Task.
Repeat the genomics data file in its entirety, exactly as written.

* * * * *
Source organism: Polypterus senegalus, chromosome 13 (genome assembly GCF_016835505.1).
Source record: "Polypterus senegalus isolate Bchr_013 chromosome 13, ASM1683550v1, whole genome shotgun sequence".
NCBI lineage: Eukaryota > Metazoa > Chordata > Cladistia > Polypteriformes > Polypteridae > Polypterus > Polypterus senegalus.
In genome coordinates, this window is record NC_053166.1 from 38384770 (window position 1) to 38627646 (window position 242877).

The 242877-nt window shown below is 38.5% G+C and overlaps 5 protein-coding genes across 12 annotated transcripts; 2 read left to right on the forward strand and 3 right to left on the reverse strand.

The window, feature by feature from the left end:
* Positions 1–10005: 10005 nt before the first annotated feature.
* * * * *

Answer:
Source organism: Polypterus senegalus, chromosome 13 (genome assembly GCF_016835505.1).
Source record: "Polypterus senegalus isolate Bchr_013 chromosome 13, ASM1683550v1, whole genome shotgun sequence".
NCBI lineage: Eukaryota > Metazoa > Chordata > Cladistia > Polypteriformes > Polypteridae > Polypterus > Polypterus senegalus.
In genome coordinates, this window is record NC_053166.1 from 38384770 (window position 1) to 38627646 (window position 242877).

The 242877-nt window shown below is 38.5% G+C and overlaps 5 protein-coding genes across 12 annotated transcripts; 2 read left to right on the forward strand and 3 right to left on the reverse strand.

The window, feature by feature from the left end:
* Positions 1–10005: 10005 nt before the first annotated feature.